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Indicators of implicit and explicit social anxiety influence threat-related interpretive bias as a function of working memory capacity

Salemink, E and Friese, M and Drake, E and Mackintosh, B and Hoppitt, L (2013) 'Indicators of implicit and explicit social anxiety influence threat-related interpretive bias as a function of working memory capacity.' Frontiers in Human Neuroscience. ISSN 1662-5161

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Abstract

Interpretive biases play a crucial role in anxiety disorders. The aim of the current study was to examine factors that determine the relative strength of threat-related interpretive biases that are characteristic of individuals high in social anxiety. Different (dual process) models argue that both implicit and explicit processes determine information processing biases and behavior, and that their impact is moderated by the availability of executive resources such as working memory capacity (WMC). Based on these models, we expected indicators of implicit social anxiety to predict threat-related interpretive bias in individuals low, but not high in WMC. Indicators of explicit social anxiety should predict threat-related interpretive bias in individuals high, but not low in WMC. As expected, WMC moderated the impact of implicit social anxiety on threat-related interpretive bias, although the simple slope for individuals low in WMC was not statistically significant. The hypotheses regarding explicit social anxiety (with fear of negative evaluation used as an indicator) were fully supported. The clinical implications of these findings are discussed.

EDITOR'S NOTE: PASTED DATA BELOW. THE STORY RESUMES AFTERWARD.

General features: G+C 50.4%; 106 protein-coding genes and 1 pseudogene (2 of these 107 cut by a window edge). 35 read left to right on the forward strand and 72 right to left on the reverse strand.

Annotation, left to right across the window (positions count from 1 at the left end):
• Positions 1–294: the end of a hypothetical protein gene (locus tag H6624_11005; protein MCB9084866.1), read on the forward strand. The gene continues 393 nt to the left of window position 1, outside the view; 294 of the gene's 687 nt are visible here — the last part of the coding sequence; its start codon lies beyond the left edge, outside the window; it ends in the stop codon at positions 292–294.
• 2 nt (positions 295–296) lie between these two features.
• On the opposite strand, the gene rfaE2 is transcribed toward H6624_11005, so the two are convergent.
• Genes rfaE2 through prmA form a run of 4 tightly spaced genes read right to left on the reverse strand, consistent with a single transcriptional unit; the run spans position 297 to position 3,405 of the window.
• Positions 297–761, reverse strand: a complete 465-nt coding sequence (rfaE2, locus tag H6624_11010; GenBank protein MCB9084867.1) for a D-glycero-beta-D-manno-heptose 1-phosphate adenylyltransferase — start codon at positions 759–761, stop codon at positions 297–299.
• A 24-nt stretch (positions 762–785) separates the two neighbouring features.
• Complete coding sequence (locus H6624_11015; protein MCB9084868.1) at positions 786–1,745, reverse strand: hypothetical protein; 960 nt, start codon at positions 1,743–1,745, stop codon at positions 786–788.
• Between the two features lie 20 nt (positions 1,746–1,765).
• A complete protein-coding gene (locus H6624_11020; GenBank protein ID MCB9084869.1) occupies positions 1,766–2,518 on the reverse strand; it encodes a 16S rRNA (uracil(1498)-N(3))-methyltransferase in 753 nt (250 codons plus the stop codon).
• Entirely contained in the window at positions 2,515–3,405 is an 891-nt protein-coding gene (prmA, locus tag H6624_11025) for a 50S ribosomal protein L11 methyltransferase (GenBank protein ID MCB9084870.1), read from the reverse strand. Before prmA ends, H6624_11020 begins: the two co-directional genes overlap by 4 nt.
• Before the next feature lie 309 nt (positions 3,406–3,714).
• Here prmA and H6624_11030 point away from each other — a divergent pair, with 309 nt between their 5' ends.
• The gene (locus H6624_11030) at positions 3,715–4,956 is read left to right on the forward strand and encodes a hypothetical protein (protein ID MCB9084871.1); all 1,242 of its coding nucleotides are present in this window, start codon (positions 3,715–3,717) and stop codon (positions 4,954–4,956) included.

Item Type: Article
Uncontrolled Keywords: threat-related interpretive bias, dual process model, working memory capacity, anxiety
Subjects: B Philosophy. Psychology. Religion > BF Psychology
R Medicine > RC Internal medicine > RC0321 Neuroscience. Biological psychiatry. Neuropsychiatry
Divisions: Faculty of Science and Health > Psychology, Department of
Depositing User: Users 161 not found.
Date Deposited: 15 Sep 2014 11:55
Last Modified: 17 Aug 2017 17:52
URI: http://repository.essex.ac.uk/id/eprint/9299

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